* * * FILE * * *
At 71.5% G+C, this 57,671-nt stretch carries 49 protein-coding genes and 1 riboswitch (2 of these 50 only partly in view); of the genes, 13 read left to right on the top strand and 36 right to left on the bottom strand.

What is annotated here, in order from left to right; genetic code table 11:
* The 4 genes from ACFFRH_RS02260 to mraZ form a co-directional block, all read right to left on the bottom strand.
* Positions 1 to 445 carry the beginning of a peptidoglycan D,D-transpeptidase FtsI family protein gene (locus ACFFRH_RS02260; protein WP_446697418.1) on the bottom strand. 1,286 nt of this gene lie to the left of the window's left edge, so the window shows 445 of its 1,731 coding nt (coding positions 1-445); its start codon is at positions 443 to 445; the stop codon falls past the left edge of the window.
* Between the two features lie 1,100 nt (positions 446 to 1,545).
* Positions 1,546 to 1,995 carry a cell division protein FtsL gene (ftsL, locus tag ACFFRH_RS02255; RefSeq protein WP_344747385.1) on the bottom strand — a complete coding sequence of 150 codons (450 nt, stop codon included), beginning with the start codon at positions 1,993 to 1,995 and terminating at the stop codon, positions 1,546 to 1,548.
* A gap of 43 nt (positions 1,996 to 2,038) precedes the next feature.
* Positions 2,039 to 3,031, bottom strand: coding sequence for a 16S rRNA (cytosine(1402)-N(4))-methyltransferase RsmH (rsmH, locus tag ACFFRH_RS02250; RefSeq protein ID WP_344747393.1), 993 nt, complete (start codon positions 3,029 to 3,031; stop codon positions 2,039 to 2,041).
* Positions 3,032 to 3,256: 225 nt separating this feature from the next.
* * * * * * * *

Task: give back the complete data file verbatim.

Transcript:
At 71.5% G+C, this 57,671-nt stretch carries 49 protein-coding genes and 1 riboswitch (2 of these 50 only partly in view); of the genes, 13 read left to right on the top strand and 36 right to left on the bottom strand.

What is annotated here, in order from left to right; genetic code table 11:
* The 4 genes from ACFFRH_RS02260 to mraZ form a co-directional block, all read right to left on the bottom strand.
* Positions 1 to 445 carry the beginning of a peptidoglycan D,D-transpeptidase FtsI family protein gene (locus ACFFRH_RS02260; protein WP_446697418.1) on the bottom strand. 1,286 nt of this gene lie to the left of the window's left edge, so the window shows 445 of its 1,731 coding nt (coding positions 1-445); its start codon is at positions 443 to 445; the stop codon falls past the left edge of the window.
* Between the two features lie 1,100 nt (positions 446 to 1,545).
* Positions 1,546 to 1,995 carry a cell division protein FtsL gene (ftsL, locus tag ACFFRH_RS02255; RefSeq protein WP_344747385.1) on the bottom strand — a complete coding sequence of 150 codons (450 nt, stop codon included), beginning with the start codon at positions 1,993 to 1,995 and terminating at the stop codon, positions 1,546 to 1,548.
* A gap of 43 nt (positions 1,996 to 2,038) precedes the next feature.
* Positions 2,039 to 3,031, bottom strand: coding sequence for a 16S rRNA (cytosine(1402)-N(4))-methyltransferase RsmH (rsmH, locus tag ACFFRH_RS02250; RefSeq protein ID WP_344747393.1), 993 nt, complete (start codon positions 3,029 to 3,031; stop codon positions 2,039 to 2,041).
* Positions 3,032 to 3,256: 225 nt separating this feature from the next.